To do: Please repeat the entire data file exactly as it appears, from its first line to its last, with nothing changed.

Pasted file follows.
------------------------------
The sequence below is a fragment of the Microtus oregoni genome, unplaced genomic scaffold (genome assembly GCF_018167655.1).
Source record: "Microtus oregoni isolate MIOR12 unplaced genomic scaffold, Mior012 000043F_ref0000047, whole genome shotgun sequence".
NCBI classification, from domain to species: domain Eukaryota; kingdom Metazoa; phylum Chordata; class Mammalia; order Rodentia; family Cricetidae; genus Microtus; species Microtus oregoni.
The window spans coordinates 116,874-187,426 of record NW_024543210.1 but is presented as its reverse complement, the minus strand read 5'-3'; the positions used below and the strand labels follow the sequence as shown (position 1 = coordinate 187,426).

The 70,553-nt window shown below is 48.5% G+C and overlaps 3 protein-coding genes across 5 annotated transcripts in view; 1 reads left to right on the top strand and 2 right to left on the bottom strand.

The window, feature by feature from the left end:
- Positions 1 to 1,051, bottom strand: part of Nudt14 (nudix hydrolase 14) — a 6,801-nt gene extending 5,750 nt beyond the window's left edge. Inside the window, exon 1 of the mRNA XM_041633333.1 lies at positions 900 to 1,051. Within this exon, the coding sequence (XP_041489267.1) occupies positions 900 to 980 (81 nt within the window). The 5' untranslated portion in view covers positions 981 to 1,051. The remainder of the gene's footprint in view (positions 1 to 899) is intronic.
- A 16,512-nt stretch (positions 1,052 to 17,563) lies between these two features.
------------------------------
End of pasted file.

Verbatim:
The sequence below is a fragment of the Microtus oregoni genome, unplaced genomic scaffold (genome assembly GCF_018167655.1).
Source record: "Microtus oregoni isolate MIOR12 unplaced genomic scaffold, Mior012 000043F_ref0000047, whole genome shotgun sequence".
NCBI classification, from domain to species: domain Eukaryota; kingdom Metazoa; phylum Chordata; class Mammalia; order Rodentia; family Cricetidae; genus Microtus; species Microtus oregoni.
The window spans coordinates 116,874-187,426 of record NW_024543210.1 but is presented as its reverse complement, the minus strand read 5'-3'; the positions used below and the strand labels follow the sequence as shown (position 1 = coordinate 187,426).

The 70,553-nt window shown below is 48.5% G+C and overlaps 3 protein-coding genes across 5 annotated transcripts in view; 1 reads left to right on the top strand and 2 right to left on the bottom strand.

The window, feature by feature from the left end:
- Positions 1 to 1,051, bottom strand: part of Nudt14 (nudix hydrolase 14) — a 6,801-nt gene extending 5,750 nt beyond the window's left edge. Inside the window, exon 1 of the mRNA XM_041633333.1 lies at positions 900 to 1,051. Within this exon, the coding sequence (XP_041489267.1) occupies positions 900 to 980 (81 nt within the window). The 5' untranslated portion in view covers positions 981 to 1,051. The remainder of the gene's footprint in view (positions 1 to 899) is intronic.
- A 16,512-nt stretch (positions 1,052 to 17,563) lies between these two features.